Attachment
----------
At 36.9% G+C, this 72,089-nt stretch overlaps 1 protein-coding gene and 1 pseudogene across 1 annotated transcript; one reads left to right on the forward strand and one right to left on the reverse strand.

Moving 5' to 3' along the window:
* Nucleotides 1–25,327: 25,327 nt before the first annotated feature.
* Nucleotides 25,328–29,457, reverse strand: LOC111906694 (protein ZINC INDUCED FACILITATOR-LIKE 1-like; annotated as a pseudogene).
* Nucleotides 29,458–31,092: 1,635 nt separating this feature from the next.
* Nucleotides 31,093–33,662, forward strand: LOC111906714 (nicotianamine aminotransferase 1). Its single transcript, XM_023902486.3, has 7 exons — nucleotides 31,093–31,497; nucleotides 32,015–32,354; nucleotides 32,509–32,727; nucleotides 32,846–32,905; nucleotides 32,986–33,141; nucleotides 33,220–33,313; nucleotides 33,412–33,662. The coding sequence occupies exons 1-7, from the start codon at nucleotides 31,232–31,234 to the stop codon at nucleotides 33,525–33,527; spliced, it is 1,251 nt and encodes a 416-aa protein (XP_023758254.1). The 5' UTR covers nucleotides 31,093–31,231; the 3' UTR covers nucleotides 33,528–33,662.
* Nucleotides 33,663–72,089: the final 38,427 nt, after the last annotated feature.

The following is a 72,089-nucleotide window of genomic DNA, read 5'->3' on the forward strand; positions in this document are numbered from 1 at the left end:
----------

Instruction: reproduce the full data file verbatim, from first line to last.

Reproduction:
At 36.9% G+C, this 72,089-nt stretch overlaps 1 protein-coding gene and 1 pseudogene across 1 annotated transcript; one reads left to right on the forward strand and one right to left on the reverse strand.

Moving 5' to 3' along the window:
* Nucleotides 1–25,327: 25,327 nt before the first annotated feature.
* Nucleotides 25,328–29,457, reverse strand: LOC111906694 (protein ZINC INDUCED FACILITATOR-LIKE 1-like; annotated as a pseudogene).
* Nucleotides 29,458–31,092: 1,635 nt separating this feature from the next.
* Nucleotides 31,093–33,662, forward strand: LOC111906714 (nicotianamine aminotransferase 1). Its single transcript, XM_023902486.3, has 7 exons — nucleotides 31,093–31,497; nucleotides 32,015–32,354; nucleotides 32,509–32,727; nucleotides 32,846–32,905; nucleotides 32,986–33,141; nucleotides 33,220–33,313; nucleotides 33,412–33,662. The coding sequence occupies exons 1-7, from the start codon at nucleotides 31,232–31,234 to the stop codon at nucleotides 33,525–33,527; spliced, it is 1,251 nt and encodes a 416-aa protein (XP_023758254.1). The 5' UTR covers nucleotides 31,093–31,231; the 3' UTR covers nucleotides 33,528–33,662.
* Nucleotides 33,663–72,089: the final 38,427 nt, after the last annotated feature.

The following is a 72,089-nucleotide window of genomic DNA, read 5'->3' on the forward strand; positions in this document are numbered from 1 at the left end: